Social media has disrupted all aspects of the fashion industry – from how consumers shop, to where they find fashion inspiration, and how they discover new styles and products. It has put the power of determining “what’s hot” and “what’s not” in the hands of consumers, rather than brands or fashion houses. And thanks to apps like Instagram, TikTok, and Reddit, we now have thousands of new subcultures and fashion aesthetics around the globe.
In recent years, countless styles have emerged and taken hold thanks to the internet. On TikTok and Instagram, we’ve seen the resurgence of old aesthetics like Vintage and Y2K, and the birth of entirely new ones like Kidcore and Light Academia. For brands in the fashion, retail, and luxury spaces, tapping into social media is critical for keeping up with consumers.
In a new report, Synthesio collected and analyzed millions of social posts – including text, images, and video – related to 20 of the most popular internet fashion aesthetics. The results show what’s in style, what’s going out of style, and how brands can use social data to spot trends and influencers.
Here’s a preview of what we found:
- Y2K, Cottagecore, and Grunge stand out on TikTok. Among the most-viewed aesthetics on the app is Y2K, amassing 13.1B views. It features fashion trends from the 90s and 2000s, including baggy pants, low rise jeans, baby tees, and velour tracksuits and has come back into style in recent years. Similarly, Cottagecore content – an aesthetic that features idyllic images of a simple, rural lifestyles, flowy fabrics, and floral prints – has gained 12.3 B views and ranks 4th for most-discussed aesthetics across all the platforms we track.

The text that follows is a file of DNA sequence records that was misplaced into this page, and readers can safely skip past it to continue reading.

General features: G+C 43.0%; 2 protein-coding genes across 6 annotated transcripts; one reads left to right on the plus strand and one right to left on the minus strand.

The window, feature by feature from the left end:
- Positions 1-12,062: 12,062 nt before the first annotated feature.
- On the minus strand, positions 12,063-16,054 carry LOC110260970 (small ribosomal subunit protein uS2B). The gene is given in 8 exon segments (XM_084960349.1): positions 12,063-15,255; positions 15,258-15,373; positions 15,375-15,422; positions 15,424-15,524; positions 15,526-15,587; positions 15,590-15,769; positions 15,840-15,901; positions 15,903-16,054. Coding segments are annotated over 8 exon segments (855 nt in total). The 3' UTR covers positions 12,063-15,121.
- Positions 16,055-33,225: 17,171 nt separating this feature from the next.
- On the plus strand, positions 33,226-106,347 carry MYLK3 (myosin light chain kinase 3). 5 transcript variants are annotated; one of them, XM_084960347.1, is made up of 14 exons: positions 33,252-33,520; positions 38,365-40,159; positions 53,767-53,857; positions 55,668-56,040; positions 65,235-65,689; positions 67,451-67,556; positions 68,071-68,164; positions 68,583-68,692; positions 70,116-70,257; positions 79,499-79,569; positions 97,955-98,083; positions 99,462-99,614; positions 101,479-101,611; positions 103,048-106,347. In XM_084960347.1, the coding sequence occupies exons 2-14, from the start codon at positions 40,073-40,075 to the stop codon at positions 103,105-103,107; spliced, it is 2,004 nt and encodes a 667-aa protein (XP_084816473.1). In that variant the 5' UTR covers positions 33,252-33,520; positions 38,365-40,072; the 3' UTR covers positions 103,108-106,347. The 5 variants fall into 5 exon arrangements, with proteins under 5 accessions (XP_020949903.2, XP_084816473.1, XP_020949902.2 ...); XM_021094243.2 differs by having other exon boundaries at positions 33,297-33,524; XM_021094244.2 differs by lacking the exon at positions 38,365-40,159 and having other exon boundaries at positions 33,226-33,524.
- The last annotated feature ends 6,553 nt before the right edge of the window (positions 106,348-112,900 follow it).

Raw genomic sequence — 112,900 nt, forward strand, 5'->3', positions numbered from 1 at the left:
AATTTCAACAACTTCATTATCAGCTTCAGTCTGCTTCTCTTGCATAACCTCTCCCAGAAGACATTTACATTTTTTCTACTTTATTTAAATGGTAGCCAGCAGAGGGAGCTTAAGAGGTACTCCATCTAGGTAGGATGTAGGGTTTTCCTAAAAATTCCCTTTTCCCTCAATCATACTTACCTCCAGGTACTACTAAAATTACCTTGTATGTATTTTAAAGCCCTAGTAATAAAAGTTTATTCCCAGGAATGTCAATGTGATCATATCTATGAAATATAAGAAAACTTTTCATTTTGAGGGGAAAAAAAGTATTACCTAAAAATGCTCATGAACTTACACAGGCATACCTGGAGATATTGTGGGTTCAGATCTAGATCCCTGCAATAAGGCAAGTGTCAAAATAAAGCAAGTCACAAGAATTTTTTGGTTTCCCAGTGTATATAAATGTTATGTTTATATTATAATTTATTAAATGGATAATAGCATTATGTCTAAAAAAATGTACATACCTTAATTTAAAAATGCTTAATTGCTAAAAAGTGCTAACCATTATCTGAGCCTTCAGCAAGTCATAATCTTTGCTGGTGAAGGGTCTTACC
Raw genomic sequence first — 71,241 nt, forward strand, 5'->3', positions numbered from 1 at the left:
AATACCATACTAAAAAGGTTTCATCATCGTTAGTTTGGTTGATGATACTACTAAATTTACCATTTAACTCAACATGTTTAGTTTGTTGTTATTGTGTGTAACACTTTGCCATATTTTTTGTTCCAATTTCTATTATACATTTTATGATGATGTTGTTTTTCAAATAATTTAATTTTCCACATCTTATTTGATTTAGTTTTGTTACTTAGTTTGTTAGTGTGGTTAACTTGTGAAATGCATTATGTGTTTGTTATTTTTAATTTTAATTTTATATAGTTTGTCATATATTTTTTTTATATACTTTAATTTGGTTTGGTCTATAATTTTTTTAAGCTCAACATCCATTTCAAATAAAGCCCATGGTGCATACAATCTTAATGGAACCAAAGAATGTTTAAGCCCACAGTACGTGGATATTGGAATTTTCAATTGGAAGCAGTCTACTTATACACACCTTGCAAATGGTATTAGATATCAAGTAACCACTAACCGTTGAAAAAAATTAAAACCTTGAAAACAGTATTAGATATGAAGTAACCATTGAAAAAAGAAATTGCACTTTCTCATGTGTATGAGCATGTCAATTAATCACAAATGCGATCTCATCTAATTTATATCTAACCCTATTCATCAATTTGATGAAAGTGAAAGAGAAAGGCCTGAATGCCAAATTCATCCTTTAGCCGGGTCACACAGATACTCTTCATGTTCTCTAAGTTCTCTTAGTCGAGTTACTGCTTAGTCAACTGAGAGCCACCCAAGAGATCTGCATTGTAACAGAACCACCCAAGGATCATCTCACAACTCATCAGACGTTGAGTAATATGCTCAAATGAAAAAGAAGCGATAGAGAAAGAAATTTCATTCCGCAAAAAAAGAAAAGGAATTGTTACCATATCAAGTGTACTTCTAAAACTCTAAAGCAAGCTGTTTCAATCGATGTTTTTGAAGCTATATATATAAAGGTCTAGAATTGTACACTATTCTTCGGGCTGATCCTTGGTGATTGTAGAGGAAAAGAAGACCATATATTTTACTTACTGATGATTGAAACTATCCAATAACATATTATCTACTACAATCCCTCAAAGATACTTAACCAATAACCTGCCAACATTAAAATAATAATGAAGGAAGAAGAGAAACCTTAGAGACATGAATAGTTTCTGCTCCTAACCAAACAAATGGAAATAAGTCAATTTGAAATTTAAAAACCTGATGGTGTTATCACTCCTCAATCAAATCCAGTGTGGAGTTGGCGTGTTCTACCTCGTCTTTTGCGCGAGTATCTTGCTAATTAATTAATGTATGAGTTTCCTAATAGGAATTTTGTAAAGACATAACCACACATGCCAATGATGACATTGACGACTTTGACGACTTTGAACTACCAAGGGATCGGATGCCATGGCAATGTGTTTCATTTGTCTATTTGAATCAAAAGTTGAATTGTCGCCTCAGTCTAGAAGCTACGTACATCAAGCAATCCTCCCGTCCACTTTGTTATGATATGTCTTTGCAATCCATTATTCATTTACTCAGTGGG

- Some aesthetics are sparking controversy. While internet fashion trends have amassed huge audiences on social media, they’re not all fertile ground for brands to tap into. In fact, various aesthetics have come under fire for being discriminatory. Our analysis found five recurring themes in online conversations: racism, cultural appropriation, sexism, colonialism, and fatphobia. For example, the Clean Girl aesthetic – known for its minimalist outfits, “no makeup” makeup, and emphasis on natural beauty – is highly correlated with mentions of racism and fatphobia and generates the highest percentage of negative sentiment online (32%). One Twitter user said, “I could write an entire think piece about how the Clean Girl aesthetic is rooted in racism, misogyny, and degradation of other women…”
With so many fashion trends and styles emerging on social media, it’s critical for brands to be able to spot signals as they emerge and understand the context surrounding them. As one major retailer and Synthesio client said, “[You can] follow the trends, but then it’s often too late. It is crucial when it comes to product development to be able to seize at the earliest stage of new consumers’ expectations.” As trends are often incubated and spread on social platforms, social intelligence is the key to staying ahead of market shifts and competitors.
To learn more, read Decoding Internet Fashion: 20 Aesthetics for 2023. And to see how you can use Ipsos and Synthesio’s AI-enabled consumer intelligence platform to track the latest trends and consumer behaviors, schedule a demo with our team.